Sundara Karma are one of the latest English indie rock bands to have seen success on the charts.  Their debut, Youth is only Ever Fun in Retrospect, out on RCA Records, clearly managed to emerge above other indie and alternative rock albums, peaking at number 24 on the British album charts and making Sundara Karma suddenly surface as a relevant band in the British indie scene.  However, like many up-and-coming indie rock bands, they have been met with mixed reactions from critics.  I often feel that this is somewhat of an inevitability for a seemingly run-of-the-mill English indie rock band, as the youthful attractiveness that may make one band seem appealing individually is shared by many a similar band, often leaving many indie bands in a sort of purgatory without any definitive musical identity.  Unfortunately, despite the indications of some talent and good ideas on this debut record from the Berkshire-based band, they certainly fit into the category of another new alternative artist who largely lack any distinguishable or peculiar qualities that make them stand out amongst the multitude of bands of the same vein.  Whilst this may be true, that does not mean that this debut from the quartet lacks memorable moments or discernible merits.

 

One of the more positive qualities I found of this record was the impassioned and sometimes powerful vocal delivery from frontman Oscar Pollack, which makes a case for itself from the very first track, A Young Understanding.  Pollack’s rousing vocal delivery is easily the highlight of the track, and his vocal melody over the chorus is both memorable and well-performed, even as he reaches up into the higher octaves of his vocal range.  The opener is also one of the more memorable tracks instrumentally, particularly as a result of the glistening guitar lead that opens the record forcefully, with the drums having a distinctive punch to them that undeniably caught my attention at first.  Whilst the rest of the track follows very conventional rules, with a predictable structure and a simple drum pattern accompanied by a slightly fuzzy bass playing root notes over the verses, it’s nonetheless a rather entertaining track for the time that it’s on thanks to Pollack’s performance, and I can certainly see this song going down a treat at a live show.

 

Nonetheless, the conventionality of Sundara Karma’s sound is evident on much of this record.  The second track, Loveblood, for instance, features staple jangly indie rock guitars accompanied by a straight and simple drum pattern that feels like it’s not really going anywhere, and the simple keyboard melody that joins the mix after the first chorus does little to add any new colours to the track.  Once again, Pollack’s vocals are the most interesting feature of this track, but even still, they feel more restrained by the simpler melody than on the previous cut.

 

Certain tracks, however, do stand out for reasons other than just Pollack’s vocals.  Happy Family, one of the most ambitious tracks on the record due to its six-minute runtime making it the longest cut on the record, opens with some lovely ambience before a bright and tuneful acoustic guitar melody comes in.  The layered and reverbed vocal lines fit perfectly on top of the guitar and this whole first section has somewhat of a Mumford & Sons tinge that is nonetheless grounded in an indie aesthetic.  As the guitar paused at around the two-minute mark, I was expecting the rest of the band to come in and the song to take a more standard indie rock approach for the remaining four minutes, but I was thankfully mistaken.  The guitar starts again, but this time is joined by a straight bass drum beat paired with a fantastic fuzzy bass that draws the direction of the track away from a more folky vibe and towards something more like Sundara Karma’s own sound.  The drums continue to pick up, with some added rimshots and snare beats, whilst the radiant vocals continue to sound great.  Gradually, the song starts to take shape as a more standard indie rock tune, and it does feel rather overblown in its length, but is nonetheless a highlight in the tracklisting.  Unfortunately, this brings me to a broader issue with the album, that being its length.  Despite only being 12-tracks long, Youth is Only Ever Fun in Retrospect clocks in at nearly 50 minutes, and when there are some songs that pale in comparison to the stronger tracks on the record, I can’t help but feel perhaps one or two cuts could have been omitted as to make for a generally stronger 40-minute record.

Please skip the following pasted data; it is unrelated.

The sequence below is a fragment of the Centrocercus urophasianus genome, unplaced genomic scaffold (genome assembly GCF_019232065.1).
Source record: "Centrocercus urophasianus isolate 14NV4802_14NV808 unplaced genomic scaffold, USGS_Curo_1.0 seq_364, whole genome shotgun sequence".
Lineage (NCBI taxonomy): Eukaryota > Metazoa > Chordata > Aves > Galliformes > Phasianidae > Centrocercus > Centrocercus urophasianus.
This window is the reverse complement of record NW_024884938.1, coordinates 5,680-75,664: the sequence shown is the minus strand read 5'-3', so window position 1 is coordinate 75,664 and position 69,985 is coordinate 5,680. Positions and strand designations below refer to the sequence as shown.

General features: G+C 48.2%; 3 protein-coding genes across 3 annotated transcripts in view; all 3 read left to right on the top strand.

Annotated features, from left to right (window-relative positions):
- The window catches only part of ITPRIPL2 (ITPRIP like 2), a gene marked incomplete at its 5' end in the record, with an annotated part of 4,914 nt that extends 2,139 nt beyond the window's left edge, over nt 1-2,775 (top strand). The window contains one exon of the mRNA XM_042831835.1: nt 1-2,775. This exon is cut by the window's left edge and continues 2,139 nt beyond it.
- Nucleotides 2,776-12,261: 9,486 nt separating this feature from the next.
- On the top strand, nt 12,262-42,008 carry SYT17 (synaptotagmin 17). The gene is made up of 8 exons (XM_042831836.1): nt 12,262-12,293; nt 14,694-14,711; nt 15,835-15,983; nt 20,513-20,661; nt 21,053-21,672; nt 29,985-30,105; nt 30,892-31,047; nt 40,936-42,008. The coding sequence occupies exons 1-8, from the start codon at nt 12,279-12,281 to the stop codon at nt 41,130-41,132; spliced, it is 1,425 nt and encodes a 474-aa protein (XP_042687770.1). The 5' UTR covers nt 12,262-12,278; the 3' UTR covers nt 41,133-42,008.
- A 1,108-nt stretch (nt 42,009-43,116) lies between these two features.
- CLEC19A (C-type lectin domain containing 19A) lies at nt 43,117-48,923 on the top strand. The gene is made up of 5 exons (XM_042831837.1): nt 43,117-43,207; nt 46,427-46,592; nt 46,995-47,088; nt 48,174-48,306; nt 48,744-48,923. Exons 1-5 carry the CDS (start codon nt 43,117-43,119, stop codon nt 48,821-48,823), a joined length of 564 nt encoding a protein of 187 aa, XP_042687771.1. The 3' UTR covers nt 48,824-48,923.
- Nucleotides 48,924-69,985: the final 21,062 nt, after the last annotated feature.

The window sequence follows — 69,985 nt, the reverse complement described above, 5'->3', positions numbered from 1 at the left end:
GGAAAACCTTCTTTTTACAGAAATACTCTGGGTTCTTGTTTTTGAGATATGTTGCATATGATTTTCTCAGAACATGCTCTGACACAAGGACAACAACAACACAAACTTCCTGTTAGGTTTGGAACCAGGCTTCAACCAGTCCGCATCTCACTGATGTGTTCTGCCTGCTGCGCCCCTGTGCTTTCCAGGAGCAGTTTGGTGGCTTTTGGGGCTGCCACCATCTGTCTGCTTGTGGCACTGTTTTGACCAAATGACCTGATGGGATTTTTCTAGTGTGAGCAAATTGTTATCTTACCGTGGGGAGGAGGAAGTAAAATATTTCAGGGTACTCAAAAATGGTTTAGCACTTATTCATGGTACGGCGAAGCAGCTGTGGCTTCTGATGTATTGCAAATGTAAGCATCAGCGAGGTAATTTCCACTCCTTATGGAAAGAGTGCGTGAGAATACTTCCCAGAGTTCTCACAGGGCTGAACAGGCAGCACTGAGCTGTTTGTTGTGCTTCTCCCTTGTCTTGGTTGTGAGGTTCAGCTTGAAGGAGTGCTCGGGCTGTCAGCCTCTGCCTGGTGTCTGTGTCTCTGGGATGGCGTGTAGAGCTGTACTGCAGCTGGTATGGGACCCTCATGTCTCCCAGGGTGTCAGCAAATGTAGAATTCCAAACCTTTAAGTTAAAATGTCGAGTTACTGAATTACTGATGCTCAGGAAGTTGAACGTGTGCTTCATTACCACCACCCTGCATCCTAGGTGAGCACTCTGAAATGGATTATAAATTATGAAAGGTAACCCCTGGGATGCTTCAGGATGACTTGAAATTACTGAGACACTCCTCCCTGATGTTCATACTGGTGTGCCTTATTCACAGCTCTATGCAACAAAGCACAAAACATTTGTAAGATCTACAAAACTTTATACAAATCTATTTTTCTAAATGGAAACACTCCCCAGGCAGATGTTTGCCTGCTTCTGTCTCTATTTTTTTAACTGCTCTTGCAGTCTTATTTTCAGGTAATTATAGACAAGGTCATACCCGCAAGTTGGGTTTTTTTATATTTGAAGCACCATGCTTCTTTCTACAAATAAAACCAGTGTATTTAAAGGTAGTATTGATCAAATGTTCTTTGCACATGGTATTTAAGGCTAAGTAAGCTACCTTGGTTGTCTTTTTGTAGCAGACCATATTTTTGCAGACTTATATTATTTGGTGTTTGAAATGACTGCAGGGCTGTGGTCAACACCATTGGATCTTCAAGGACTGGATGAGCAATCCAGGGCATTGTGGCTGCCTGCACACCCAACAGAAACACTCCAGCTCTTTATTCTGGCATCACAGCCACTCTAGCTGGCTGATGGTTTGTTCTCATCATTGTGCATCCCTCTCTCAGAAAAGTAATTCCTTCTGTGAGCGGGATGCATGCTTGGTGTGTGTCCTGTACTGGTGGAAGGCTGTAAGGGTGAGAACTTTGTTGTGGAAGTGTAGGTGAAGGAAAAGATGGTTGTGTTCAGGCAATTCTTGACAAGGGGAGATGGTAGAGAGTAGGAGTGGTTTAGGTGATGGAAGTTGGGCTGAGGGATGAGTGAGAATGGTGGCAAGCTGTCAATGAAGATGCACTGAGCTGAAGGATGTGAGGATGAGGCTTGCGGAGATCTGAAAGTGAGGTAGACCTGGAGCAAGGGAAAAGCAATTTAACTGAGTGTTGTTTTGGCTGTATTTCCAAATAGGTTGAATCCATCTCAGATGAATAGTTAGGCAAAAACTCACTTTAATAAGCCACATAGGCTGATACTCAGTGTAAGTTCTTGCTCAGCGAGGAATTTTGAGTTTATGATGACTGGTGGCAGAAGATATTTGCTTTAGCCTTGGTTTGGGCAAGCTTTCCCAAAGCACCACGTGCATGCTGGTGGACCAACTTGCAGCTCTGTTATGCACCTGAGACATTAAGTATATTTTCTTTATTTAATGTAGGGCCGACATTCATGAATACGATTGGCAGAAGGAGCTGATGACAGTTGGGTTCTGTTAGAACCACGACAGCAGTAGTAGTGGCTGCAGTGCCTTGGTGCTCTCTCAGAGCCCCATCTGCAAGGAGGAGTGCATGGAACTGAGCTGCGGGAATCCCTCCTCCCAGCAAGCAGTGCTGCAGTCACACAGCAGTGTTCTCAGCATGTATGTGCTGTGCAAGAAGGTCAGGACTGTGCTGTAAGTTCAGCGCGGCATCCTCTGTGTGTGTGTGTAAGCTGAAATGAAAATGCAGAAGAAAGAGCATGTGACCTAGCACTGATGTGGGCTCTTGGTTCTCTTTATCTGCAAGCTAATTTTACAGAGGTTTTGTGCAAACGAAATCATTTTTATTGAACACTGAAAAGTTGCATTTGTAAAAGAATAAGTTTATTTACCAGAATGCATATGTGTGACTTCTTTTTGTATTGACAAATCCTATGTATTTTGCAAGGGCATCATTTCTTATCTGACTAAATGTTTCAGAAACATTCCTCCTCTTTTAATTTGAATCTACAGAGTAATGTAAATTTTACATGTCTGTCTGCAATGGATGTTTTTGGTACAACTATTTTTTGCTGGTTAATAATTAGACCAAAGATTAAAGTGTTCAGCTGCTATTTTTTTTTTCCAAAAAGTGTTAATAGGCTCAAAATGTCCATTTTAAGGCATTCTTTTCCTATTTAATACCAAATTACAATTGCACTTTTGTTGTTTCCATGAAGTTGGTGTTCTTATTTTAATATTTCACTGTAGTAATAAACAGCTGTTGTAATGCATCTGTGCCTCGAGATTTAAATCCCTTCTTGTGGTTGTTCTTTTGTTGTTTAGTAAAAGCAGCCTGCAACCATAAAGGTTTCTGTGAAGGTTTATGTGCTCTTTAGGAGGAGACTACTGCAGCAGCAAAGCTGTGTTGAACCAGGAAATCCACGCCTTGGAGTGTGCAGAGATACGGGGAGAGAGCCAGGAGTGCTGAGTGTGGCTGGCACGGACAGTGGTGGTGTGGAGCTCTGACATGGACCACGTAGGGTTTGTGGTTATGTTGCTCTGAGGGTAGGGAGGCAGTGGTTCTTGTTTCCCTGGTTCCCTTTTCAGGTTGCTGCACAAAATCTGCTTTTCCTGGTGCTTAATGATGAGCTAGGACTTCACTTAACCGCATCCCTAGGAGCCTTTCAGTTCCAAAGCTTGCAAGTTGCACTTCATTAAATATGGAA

Ultimately, whilst Youth is Only Ever Fun in Retrospect is a relatively satisfying listen for the time that it’s on and displays some particularly good ideas at certain points, I can’t see this record making much of an impact, nor do I see it being listened to much in a year’s time without some further developments for Sundara Karma.  It may prove to be a perfectly enjoyable release for the average indie rock fan, but even still, I don’t imagine this record standing out much when weighed against its competition, of which there is an abundance.  Nevertheless, it’s better moments may make it appealing enough for some.

 

The Vinyl Verdict: 6/10